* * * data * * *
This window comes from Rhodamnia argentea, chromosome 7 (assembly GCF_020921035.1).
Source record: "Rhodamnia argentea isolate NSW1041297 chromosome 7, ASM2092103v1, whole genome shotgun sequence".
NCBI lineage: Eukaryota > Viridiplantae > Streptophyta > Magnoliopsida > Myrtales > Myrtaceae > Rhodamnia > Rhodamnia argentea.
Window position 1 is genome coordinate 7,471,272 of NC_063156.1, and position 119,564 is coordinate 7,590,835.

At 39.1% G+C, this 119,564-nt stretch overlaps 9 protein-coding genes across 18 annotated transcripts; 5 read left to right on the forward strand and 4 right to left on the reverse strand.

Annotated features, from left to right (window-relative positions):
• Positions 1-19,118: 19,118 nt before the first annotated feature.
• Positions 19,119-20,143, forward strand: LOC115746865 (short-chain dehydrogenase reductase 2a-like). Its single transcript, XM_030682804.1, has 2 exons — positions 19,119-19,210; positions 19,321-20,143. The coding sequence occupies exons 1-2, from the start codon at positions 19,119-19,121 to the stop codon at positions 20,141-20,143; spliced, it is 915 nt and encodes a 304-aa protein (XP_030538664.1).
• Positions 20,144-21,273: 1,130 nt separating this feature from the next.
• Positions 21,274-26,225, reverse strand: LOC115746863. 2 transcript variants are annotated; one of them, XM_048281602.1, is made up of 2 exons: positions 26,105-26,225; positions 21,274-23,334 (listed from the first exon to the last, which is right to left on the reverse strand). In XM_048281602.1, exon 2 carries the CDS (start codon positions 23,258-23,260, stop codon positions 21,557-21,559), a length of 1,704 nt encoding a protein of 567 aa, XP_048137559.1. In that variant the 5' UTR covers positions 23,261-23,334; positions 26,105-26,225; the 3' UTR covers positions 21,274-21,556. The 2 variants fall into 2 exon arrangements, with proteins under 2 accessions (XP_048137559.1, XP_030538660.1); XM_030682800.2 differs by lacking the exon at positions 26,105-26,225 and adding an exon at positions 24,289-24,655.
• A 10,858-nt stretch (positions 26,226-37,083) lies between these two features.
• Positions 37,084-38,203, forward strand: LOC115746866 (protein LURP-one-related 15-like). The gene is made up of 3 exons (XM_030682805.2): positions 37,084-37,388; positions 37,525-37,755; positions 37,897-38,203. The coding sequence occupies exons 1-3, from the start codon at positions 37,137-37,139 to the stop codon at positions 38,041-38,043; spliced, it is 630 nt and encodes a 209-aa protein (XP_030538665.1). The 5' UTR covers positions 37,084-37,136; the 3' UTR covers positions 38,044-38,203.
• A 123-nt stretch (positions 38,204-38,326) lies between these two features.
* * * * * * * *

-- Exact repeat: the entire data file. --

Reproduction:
This window comes from Rhodamnia argentea, chromosome 7 (assembly GCF_020921035.1).
Source record: "Rhodamnia argentea isolate NSW1041297 chromosome 7, ASM2092103v1, whole genome shotgun sequence".
NCBI lineage: Eukaryota > Viridiplantae > Streptophyta > Magnoliopsida > Myrtales > Myrtaceae > Rhodamnia > Rhodamnia argentea.
Window position 1 is genome coordinate 7,471,272 of NC_063156.1, and position 119,564 is coordinate 7,590,835.

At 39.1% G+C, this 119,564-nt stretch overlaps 9 protein-coding genes across 18 annotated transcripts; 5 read left to right on the forward strand and 4 right to left on the reverse strand.

Annotated features, from left to right (window-relative positions):
• Positions 1-19,118: 19,118 nt before the first annotated feature.
• Positions 19,119-20,143, forward strand: LOC115746865 (short-chain dehydrogenase reductase 2a-like). Its single transcript, XM_030682804.1, has 2 exons — positions 19,119-19,210; positions 19,321-20,143. The coding sequence occupies exons 1-2, from the start codon at positions 19,119-19,121 to the stop codon at positions 20,141-20,143; spliced, it is 915 nt and encodes a 304-aa protein (XP_030538664.1).
• Positions 20,144-21,273: 1,130 nt separating this feature from the next.
• Positions 21,274-26,225, reverse strand: LOC115746863. 2 transcript variants are annotated; one of them, XM_048281602.1, is made up of 2 exons: positions 26,105-26,225; positions 21,274-23,334 (listed from the first exon to the last, which is right to left on the reverse strand). In XM_048281602.1, exon 2 carries the CDS (start codon positions 23,258-23,260, stop codon positions 21,557-21,559), a length of 1,704 nt encoding a protein of 567 aa, XP_048137559.1. In that variant the 5' UTR covers positions 23,261-23,334; positions 26,105-26,225; the 3' UTR covers positions 21,274-21,556. The 2 variants fall into 2 exon arrangements, with proteins under 2 accessions (XP_048137559.1, XP_030538660.1); XM_030682800.2 differs by lacking the exon at positions 26,105-26,225 and adding an exon at positions 24,289-24,655.
• A 10,858-nt stretch (positions 26,226-37,083) lies between these two features.
• Positions 37,084-38,203, forward strand: LOC115746866 (protein LURP-one-related 15-like). The gene is made up of 3 exons (XM_030682805.2): positions 37,084-37,388; positions 37,525-37,755; positions 37,897-38,203. The coding sequence occupies exons 1-3, from the start codon at positions 37,137-37,139 to the stop codon at positions 38,041-38,043; spliced, it is 630 nt and encodes a 209-aa protein (XP_030538665.1). The 5' UTR covers positions 37,084-37,136; the 3' UTR covers positions 38,044-38,203.
• A 123-nt stretch (positions 38,204-38,326) lies between these two features.